More than two years after Whaley Bridge’s near-disaster, £15m work finally starts on its ailing dam


Work on a £15m permanent repair to Toddbrook Reservoir in Whaley Bridge has finally begun. More than 1,500 people were evacuated from the Derbyshire town in August 2019 when torrential rain led to fears the dam wall could come crashing down, causing major flooding.

Following a temporary repair that involved Chinook helicopters dropping sandbags onto the breached spillway, the long-awaited permanent repair has started and will last an estimated two years. It was able to start after High Peak Borough Council granted planning permission for the works to Canal & River Trust, which is responsible for the reservoir and 2,000 miles of waterways across England and Wales.

A new overflow structure will be constructed to the north of the dam which involves building a side channel weir, a ‘tumble bay’, a spillway channel and stilling basin which will link into the existing bypass channel flowing into the River Goyt in the town’s Memorial Park at the foot of the dam.

READ MORE: Disaster tourism and a can-do spirit: How Whaley Bridge brushed off a near catastrophe

The concrete panels from the 1970s-built overflow spillway, damaged in the 2019 flooding, will be removed. The dam will then be repaired and grassed over. To make way for the new spillway works, the sailing club will be relocated behind the new tumble bay.

The current clubhouse will be taken down and replaced by a new sailing club slipway, clubhouse, boat storage and car park. Another building close to the works, the former Victorian reservoir-keeper’s house, Toddbrook Lodge, has been acquired by the Canal & River Trust and will initially be used as the site office for the works and will then be preserved.

Over the next few months, the trust and its contractor Kier will set up a temporary site compound at the northern end of the Memorial Park, by the playground next to the dam. Preparation work will include installing new fencing and hoardings, essential tree felling, creating new access routes to the compound and tumble bay area, diverting drainage and feeder channels, and essential site clearance.



Toddbrook Reservoir near the village of Whaley Bridge, Derbyshire after it was damaged in heavy rainfall

A footpath will be retained across the park, connecting Reservoir Road along the river to the Memorial Park Bridge and will feature a viewing point for the construction work.

New play equipment is being installed as a temporary measure at the top of the dam, next to Whaley Bridge Athletic Football Club. At the end of the project in 2024, a new playground, similar to the existing one, will be built at the same location in the Memorial Park.

The new park will also be landscaped with replacement trees, wildlife habitats, extra paths and a new footbridge over the bypass channel. The project will achieve a ‘net biodiversity gain’ of more than ten per cent, according to the trust.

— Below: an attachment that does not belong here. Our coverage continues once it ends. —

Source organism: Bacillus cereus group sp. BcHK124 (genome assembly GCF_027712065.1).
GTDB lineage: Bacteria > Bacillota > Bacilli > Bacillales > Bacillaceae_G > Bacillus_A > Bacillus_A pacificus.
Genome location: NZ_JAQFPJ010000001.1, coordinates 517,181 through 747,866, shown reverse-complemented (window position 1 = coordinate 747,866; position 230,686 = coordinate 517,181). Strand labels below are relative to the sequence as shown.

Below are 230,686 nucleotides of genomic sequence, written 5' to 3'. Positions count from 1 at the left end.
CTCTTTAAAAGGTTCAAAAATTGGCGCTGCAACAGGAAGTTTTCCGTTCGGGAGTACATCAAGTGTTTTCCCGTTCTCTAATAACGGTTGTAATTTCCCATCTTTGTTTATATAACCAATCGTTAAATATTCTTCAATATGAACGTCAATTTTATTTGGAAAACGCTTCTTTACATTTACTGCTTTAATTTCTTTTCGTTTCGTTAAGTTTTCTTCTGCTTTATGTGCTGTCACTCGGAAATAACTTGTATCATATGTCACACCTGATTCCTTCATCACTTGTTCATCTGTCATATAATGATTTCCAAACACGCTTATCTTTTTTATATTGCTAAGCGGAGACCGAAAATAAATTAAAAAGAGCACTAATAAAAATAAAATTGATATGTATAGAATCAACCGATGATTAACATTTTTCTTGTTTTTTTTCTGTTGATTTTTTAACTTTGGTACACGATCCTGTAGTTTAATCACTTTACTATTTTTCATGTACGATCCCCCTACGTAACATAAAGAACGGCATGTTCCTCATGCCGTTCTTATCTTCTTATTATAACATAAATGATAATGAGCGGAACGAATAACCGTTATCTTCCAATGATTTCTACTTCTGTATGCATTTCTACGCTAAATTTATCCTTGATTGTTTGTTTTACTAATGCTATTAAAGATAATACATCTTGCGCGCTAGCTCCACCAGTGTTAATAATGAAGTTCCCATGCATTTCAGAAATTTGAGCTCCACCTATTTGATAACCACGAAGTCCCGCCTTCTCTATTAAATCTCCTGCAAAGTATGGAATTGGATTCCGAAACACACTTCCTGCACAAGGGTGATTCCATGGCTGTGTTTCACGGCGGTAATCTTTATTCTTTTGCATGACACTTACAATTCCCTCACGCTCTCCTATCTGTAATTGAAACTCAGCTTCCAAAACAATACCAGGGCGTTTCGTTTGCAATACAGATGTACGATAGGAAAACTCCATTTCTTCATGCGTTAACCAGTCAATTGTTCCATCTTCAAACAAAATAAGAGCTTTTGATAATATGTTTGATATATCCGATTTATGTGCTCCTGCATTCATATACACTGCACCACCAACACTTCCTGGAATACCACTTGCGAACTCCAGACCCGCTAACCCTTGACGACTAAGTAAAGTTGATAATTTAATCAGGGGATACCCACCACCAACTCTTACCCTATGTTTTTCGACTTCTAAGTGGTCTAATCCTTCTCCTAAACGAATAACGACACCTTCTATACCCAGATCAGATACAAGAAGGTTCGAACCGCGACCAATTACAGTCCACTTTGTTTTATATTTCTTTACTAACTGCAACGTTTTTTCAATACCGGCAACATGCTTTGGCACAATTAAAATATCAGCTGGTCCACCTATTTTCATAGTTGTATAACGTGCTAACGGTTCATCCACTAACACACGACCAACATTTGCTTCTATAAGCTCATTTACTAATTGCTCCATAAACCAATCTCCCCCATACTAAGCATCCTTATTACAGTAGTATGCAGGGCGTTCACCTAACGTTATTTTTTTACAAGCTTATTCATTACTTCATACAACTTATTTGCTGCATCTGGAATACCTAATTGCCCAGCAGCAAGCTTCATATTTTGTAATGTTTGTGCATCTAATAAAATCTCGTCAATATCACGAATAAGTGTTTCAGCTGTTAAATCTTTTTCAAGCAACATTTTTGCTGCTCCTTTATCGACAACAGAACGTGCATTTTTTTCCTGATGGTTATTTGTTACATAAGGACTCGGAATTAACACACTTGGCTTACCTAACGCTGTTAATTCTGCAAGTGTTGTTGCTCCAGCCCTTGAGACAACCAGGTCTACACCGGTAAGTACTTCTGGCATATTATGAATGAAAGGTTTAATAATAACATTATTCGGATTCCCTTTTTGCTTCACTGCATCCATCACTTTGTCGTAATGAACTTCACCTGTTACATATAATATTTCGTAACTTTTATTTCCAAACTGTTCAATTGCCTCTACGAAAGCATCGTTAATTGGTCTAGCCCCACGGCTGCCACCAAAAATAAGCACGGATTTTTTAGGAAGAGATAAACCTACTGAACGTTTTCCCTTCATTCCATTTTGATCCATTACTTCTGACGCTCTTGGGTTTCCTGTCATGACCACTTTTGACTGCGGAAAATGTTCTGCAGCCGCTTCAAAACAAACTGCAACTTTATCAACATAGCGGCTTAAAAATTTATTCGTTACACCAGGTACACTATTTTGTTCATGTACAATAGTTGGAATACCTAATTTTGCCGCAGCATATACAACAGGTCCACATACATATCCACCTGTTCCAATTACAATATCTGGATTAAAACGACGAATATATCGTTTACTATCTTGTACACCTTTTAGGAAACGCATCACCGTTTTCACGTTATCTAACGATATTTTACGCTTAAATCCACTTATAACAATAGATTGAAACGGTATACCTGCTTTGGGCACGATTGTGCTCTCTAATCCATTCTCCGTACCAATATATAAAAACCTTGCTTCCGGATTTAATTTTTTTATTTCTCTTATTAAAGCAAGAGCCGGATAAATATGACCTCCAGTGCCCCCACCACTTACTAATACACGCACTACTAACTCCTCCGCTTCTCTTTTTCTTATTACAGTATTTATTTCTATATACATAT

Toddbrook Reservoir in Whaley Bridge in July 2020

Daniel Greenhalgh, Canal & River Trust North West director, said: “We are pleased to be moving forwards with the complex permanent repair project. We are very grateful to everyone for their continued patience and support, as we appreciate that the works will inevitably cause some disruption for Whaley Bridge residents, particularly those living nearby.

“Following two public consultations and discussions with local residents, we have adapted our plans and designs to respond to feedback and to cause the least inconvenience. We will do our very best to mitigate noise and disruption as far as we can.

“Our contractor Kier will provide a dedicated traffic liaison officer who will be onsite throughout the works to help with any issues. Construction access will be along Reservoir Road and we very much appreciate the cooperation of those residents in particular as we make preparations for the main works.



An artist impression of how Memorial Park will look at Toddbrook Reservoir in Whaley Bridge

“Restoring Toddbrook is vital to ensure the long term viability of the Peak Forest and Macclesfield canals. We look forward to completing this challenging engineering project so we can again rely on its essential water supply and for the beautiful reservoir to be re-instated for the benefit of the local community.The reservoir will be restored to the most stringent 21 st century engineering standards – keeping everyone safe is our top priority.”

The main construction phase around the dam is likely to start in the autumn and take around two years to complete, with the aim of re-opening the reservoir in 2024. This will be followed by works to the inlet cascade, at the far end of the reservoir, to increase resilience to high flows from Todd Brook stream. High volume pumps will remain in the reservoir to manage water levels until the end of the restoration project.

The trust has more information here.




www.manchestereveningnews.co.uk

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George Holan

George Holan is chief editor at Plainsmen Post and has articles published in many notable publications in the last decade.

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